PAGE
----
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Table of Contents

Lead Story

ATM industry's high-tech second act

Dale S. Laszig

News

Industry Update

Terrapinn expo probes omnichannel themes

Verifone Curb advances NYC taxi booking

CFPB on hot seat, again

Cayan hosts third annual Hackathon

Features

Taking your business to the next level - Part 3

NFC Mobile Services

Mobile moving target

ISOMetrics:
How safe is the cloud?

Breaking free of autopilot mode

Views

Building a case for RDC check services

Patti Murphy
ProScribes Inc

Heads up, cheaters: Truth will out

Brandes Elitch
CrossCheck Inc.

Payment technology companies offer more than EMV upgrades

Adam Hark
MerchantPortfolios.com

Education

Street SmartsSM:
Creating complex solutions for complex problems

John Tucker
1st Capital Loans LLC

The hybrid approach to sales

Jeff Fortney
Clearent LLC

Be wary of hackers seeking BII

Kevin Mendizabal
Frates Insurance and Risk Management

Company Profile

Zooz Inc.

New Products

Mobile marketing platform to drive sales

Movylo
Movylo Inc.

Enhanced checkout for e-commerce

Powered Buy Platform
BlueSnap Inc.

Inspiration

Back to basics, again, again

Departments

Letter from the Editors

Readers Speak

Resource Guide

Datebook

A Bigger Thing

The Green Sheet Online Edition

April 11, 2016  •  Issue 16:04:01

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The hybrid approach to sales

By Jeff Fortney

In merchant processing sales, you typically find that most people subscribe to a particular approach or way of closing deals and building a portfolio. Two distinct approaches fall on opposite ends of the spectrum.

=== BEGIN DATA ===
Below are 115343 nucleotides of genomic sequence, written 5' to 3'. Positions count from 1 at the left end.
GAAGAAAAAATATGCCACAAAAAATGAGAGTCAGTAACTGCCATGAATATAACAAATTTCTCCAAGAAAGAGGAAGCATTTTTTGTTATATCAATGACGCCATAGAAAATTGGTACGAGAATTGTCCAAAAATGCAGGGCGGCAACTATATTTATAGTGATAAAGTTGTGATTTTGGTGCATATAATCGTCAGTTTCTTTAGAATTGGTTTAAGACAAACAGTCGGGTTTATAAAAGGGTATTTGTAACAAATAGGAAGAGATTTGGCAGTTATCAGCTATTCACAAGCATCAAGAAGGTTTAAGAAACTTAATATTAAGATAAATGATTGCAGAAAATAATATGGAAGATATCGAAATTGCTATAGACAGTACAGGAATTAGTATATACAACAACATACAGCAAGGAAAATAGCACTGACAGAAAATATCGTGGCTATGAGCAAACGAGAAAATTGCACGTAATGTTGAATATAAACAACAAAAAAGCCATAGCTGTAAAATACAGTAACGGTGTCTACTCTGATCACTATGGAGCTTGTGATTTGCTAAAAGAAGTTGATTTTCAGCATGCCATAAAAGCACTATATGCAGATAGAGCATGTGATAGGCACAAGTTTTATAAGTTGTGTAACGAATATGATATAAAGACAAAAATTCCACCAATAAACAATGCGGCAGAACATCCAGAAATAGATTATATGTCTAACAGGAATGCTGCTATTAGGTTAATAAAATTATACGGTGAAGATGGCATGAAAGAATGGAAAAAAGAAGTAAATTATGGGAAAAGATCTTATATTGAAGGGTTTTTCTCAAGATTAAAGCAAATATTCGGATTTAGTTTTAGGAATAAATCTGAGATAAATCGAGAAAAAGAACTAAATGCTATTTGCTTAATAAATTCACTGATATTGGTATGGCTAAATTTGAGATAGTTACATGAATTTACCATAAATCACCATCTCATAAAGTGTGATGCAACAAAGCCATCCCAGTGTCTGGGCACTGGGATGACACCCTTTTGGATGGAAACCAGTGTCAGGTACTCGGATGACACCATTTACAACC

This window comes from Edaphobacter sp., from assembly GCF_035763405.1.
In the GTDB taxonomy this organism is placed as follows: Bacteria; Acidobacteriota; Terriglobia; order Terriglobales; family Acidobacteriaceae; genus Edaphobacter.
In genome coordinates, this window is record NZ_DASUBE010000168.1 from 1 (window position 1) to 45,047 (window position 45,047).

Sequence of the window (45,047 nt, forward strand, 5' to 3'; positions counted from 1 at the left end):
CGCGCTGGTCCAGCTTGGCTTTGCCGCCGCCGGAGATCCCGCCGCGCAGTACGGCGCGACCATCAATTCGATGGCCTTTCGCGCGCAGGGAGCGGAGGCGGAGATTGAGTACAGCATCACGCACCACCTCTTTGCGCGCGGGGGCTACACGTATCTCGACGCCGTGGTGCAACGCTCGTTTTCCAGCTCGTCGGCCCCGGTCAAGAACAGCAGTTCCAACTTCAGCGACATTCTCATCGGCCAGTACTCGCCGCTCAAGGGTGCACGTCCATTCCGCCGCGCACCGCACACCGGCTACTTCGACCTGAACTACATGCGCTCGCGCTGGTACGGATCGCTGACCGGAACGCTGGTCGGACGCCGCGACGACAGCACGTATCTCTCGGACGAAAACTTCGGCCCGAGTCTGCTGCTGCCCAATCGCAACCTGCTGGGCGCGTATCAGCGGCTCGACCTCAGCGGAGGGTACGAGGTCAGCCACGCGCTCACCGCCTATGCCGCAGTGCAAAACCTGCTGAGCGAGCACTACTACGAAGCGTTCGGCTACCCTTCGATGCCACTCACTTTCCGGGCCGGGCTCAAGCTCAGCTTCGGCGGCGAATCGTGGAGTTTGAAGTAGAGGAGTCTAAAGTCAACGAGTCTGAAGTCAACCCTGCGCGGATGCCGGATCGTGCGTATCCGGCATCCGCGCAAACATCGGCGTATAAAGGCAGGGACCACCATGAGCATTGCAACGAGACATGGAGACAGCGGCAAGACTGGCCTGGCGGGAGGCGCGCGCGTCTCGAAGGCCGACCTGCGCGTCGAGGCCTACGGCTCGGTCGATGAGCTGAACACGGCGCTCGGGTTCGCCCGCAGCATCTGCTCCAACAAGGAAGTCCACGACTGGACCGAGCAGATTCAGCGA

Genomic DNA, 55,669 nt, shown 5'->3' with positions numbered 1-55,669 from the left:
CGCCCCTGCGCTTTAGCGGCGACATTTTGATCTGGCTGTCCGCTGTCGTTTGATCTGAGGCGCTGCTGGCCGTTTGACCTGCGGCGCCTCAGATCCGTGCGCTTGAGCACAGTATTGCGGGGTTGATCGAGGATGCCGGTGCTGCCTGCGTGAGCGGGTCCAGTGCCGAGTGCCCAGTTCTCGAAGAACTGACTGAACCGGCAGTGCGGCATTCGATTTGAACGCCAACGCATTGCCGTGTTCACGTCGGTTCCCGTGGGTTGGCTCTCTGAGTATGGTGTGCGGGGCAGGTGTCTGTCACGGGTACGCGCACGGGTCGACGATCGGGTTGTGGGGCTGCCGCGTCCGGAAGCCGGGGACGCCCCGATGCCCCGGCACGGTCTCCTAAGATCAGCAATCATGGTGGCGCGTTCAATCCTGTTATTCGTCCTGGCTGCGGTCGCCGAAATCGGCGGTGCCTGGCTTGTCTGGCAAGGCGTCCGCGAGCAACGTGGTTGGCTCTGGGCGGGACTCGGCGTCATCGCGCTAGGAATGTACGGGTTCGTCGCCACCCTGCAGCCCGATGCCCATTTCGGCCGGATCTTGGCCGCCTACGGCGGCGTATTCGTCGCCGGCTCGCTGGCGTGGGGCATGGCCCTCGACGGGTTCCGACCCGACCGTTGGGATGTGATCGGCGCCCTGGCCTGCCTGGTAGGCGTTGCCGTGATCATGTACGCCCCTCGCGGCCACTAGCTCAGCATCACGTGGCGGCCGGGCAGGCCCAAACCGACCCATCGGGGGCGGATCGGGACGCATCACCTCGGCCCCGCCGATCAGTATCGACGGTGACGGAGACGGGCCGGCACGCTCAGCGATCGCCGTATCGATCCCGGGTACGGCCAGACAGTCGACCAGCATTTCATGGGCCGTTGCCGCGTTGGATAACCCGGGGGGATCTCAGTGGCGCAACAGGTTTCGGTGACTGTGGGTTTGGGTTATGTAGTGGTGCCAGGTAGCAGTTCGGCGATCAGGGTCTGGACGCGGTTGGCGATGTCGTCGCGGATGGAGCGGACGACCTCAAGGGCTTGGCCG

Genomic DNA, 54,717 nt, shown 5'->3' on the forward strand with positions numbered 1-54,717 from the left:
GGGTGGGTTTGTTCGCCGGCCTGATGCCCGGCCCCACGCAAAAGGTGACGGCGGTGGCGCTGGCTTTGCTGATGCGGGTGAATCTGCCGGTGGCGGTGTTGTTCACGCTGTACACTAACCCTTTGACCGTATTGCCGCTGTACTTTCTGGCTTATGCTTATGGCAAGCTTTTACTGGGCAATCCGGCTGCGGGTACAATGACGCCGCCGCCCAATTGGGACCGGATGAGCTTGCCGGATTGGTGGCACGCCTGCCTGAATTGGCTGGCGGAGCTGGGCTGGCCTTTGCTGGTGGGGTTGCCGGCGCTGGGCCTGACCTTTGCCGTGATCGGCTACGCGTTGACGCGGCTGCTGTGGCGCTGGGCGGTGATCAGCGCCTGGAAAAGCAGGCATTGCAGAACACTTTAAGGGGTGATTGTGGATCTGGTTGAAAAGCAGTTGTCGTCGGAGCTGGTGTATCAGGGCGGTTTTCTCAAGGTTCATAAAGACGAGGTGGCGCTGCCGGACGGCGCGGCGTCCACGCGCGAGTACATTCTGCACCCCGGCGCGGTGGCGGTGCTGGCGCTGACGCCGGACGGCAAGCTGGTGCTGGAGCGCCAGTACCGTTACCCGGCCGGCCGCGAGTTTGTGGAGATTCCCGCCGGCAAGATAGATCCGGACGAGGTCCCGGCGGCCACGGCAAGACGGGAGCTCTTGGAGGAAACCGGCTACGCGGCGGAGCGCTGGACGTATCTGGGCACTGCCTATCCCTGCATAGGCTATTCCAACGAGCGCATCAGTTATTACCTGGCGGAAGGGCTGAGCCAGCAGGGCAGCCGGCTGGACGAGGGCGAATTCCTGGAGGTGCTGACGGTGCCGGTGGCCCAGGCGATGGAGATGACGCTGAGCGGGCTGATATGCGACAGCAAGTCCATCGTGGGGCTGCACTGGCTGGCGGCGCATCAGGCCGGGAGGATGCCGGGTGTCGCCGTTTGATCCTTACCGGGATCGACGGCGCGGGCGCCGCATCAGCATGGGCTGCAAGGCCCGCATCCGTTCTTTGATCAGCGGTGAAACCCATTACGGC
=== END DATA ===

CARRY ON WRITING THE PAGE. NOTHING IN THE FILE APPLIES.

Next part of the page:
One eliminates all emotion and is strictly about the numbers. The other emphasizes emotion and is about building trust, finding the right fit and growing relationships. When I talk with merchant level salespeople (MLSs) and independent sales agents, I hear examples of these approaches daily.

It's a numbers game

There is a sales philosophy that I like to call the Numbers Game. The basic premise is that the more customers you talk with, sell to and ultimately get decisions from – regardless of whether it's a yes, no or maybe later – the more sales you will make.

Your enemy with this approach is time. The more time you spend in front of one customer pushing for a decision the less time you have to meet with new customers. Therefore, you must push each and every merchant you meet to make a decision.

Getting to a yes or no quickly is the key. Get a yes, and the sale is made. Get a no or maybe later, and you should thank the merchant for his or her time and move on, at least for the time being.

Most MLSs I talk with who subscribe to this approach usually aim to speak to 30 or more merchants a day. Since time is a critical component, the approach is based almost solely on cost savings.